Glue bird traps: Macron suspends use amid EU row

Glue bird traps: Macron suspends use amid EU row

French President Emmanuel Macron has ordered hunters in southern France to stop the controversial practice of trapping birds on glue-covered twigs.

The suspension follows a warning to France from the European Commission that it could face legal action at EU level if the practice continued.

France is unusual in Europe for still tolerating the glue method, used to catch thrushes and blackbirds.

The hunting method is limited to five regions around Marseille and Nice.

President Macron’s decision came when he and Minister for Ecological Transition Barbara Pompili met the head of the French hunting lobby, Willy Schraen, at the Élysée Palace in Paris on Wednesday.

It is a suspension of the practice for this year, pending a legal opinion from the European Court of Justice (ECJ) on the issue.

Conservationists say the glue method is non-selective and cruel, harming not only songbirds but also other birds such as robins and tits.

In July the European Commission – which enforces EU law – gave France three months to address its concerns, warning that failure to comply with the EU’s 2009 Birds Directive could mean a case at the ECJ.

The Commission warning said France “has authorised several methods for the capture of birds, such as glue for thrushes, nets and traps for skylark and pigeons, which are not selective and are forbidden by the Directive.

EU Birds Directive infringed

“Member States may derogate from certain provisions of the Directive but only under strict conditions that are not fulfilled in this case, especially because most of the species captured are not in a good conservation status.”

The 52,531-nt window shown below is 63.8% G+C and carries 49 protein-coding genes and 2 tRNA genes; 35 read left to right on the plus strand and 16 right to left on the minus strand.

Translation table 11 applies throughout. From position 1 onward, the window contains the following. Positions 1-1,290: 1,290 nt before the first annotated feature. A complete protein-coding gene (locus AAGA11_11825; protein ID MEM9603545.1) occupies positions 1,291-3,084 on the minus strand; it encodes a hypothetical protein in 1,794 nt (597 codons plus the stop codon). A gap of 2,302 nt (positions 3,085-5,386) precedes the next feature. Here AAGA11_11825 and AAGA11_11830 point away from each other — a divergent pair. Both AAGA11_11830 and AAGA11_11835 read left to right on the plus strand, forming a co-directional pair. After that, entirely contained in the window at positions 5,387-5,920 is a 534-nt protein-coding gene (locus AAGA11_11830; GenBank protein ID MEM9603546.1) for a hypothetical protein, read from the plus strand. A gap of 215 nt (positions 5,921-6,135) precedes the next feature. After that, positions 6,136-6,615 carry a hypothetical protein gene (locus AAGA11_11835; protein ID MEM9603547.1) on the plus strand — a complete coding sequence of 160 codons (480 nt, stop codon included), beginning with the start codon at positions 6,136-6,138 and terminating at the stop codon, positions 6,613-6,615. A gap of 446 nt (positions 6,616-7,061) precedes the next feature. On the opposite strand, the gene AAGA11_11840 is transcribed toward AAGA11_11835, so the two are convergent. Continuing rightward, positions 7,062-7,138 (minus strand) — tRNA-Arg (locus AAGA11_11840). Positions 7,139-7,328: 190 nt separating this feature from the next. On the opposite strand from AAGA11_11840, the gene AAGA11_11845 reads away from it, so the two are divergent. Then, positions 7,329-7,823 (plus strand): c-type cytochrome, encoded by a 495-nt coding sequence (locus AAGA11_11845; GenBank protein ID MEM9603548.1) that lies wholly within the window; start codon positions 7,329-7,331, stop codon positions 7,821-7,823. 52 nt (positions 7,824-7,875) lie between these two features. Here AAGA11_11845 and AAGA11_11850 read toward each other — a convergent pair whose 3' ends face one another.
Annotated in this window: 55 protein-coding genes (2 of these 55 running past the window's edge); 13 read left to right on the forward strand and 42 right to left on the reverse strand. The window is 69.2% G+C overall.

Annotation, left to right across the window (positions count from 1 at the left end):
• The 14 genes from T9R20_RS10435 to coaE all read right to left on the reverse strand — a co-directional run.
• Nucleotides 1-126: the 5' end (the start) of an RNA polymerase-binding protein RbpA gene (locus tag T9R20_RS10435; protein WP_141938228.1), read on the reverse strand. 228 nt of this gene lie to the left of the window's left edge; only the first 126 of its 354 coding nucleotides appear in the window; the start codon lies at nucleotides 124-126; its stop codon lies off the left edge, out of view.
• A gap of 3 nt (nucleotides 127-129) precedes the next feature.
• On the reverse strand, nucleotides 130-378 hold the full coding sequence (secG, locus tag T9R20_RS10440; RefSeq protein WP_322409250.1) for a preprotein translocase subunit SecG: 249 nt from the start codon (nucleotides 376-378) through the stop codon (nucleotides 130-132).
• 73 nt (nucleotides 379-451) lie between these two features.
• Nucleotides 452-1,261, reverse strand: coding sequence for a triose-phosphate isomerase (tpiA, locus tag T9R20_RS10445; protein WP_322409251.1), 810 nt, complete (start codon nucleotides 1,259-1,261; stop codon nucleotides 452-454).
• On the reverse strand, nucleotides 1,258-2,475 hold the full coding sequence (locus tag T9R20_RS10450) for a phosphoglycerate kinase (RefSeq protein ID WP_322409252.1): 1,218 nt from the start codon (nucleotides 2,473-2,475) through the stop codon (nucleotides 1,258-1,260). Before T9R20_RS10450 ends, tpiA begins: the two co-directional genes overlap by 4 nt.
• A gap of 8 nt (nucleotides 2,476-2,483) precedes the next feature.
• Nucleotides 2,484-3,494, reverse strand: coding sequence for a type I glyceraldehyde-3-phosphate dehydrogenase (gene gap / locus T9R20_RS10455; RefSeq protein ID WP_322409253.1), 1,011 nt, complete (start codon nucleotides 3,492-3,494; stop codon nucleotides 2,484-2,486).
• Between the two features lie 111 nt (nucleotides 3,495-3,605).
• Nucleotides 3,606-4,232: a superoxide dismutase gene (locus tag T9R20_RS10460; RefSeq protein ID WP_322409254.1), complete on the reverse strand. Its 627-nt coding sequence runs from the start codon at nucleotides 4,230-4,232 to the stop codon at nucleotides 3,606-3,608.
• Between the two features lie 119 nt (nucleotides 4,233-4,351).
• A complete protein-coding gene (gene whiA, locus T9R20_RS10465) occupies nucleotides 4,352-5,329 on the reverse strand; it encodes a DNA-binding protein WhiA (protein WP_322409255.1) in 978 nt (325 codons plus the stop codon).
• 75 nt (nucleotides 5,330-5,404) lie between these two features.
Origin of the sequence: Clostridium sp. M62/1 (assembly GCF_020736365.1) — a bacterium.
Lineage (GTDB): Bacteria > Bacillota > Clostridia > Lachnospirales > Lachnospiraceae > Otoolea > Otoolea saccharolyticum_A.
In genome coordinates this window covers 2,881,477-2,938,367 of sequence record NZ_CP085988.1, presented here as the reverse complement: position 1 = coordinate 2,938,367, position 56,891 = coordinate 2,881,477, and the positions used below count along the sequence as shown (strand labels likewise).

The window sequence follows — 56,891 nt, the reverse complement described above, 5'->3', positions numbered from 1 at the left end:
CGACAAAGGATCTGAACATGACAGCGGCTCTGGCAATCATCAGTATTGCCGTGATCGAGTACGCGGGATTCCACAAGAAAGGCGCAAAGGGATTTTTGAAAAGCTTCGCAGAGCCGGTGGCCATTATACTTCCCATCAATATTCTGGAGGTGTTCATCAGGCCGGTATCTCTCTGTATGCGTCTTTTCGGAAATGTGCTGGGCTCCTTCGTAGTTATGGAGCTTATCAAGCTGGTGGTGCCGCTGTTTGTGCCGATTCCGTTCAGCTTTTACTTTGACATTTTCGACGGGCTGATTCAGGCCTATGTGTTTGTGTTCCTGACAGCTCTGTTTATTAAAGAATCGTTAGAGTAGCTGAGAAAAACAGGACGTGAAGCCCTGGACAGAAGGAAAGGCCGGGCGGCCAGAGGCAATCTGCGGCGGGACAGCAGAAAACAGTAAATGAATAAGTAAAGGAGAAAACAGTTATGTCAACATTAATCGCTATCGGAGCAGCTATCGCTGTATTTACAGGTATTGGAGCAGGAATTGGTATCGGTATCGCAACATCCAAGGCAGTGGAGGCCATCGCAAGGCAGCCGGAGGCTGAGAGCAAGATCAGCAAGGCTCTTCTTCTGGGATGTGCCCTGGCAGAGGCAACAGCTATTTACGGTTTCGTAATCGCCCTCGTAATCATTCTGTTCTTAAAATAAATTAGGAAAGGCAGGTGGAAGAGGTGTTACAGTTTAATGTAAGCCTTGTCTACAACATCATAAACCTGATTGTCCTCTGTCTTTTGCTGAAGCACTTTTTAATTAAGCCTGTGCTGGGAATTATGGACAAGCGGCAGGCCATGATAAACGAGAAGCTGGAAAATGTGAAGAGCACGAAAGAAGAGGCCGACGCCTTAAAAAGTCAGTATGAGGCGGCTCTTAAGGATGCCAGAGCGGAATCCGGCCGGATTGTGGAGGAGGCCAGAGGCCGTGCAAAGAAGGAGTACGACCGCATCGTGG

The Commission says at least 32% of the EU’s bird species are currently not in a good conservation status and in France, among the 64 species that can be hunted, only 20 are in good conservation status.

Yves Verilhac, representing BirdLife International in France, said: “Some 64 species can be hunted in France, unlike the Netherlands which only allows two. The EU average is 30 species, making France the most forgiving country for hunters.”

Thierry Coste of the National Federation of Hunters (FNC) told the Euractiv news website that the hunters’ methods were already strictly supervised.

“Hunters capture thrushes for their birdsongs,” he said. “They observe strict rules, such as specific hours of day, releasing other birds and cleaning them.”

This article was first published by BBC News on 27 August 2020. Lead Image: French hunters go after thrushes – but other species get stuck in the glue too by Getty Images.

What you can do

Support ‘Fighting for Wildlife’ by donating as little as $1 – It only takes a minute. Thank you.




Fighting for Wildlife supports approved wildlife conservation organizations, which spend at least 80 percent of the money they raise on actual fieldwork, rather than administration and fundraising. When making a donation you can designate for which type of initiative it should be used – wildlife, oceans, forests or climate.


Dive in!

Discover hidden wildlife with our FREE newsletters

We promise we’ll never spam! Read our Privacy Policy for more info


Founder and Executive Editor

Share this post with your friends

Leave a Reply

Notify of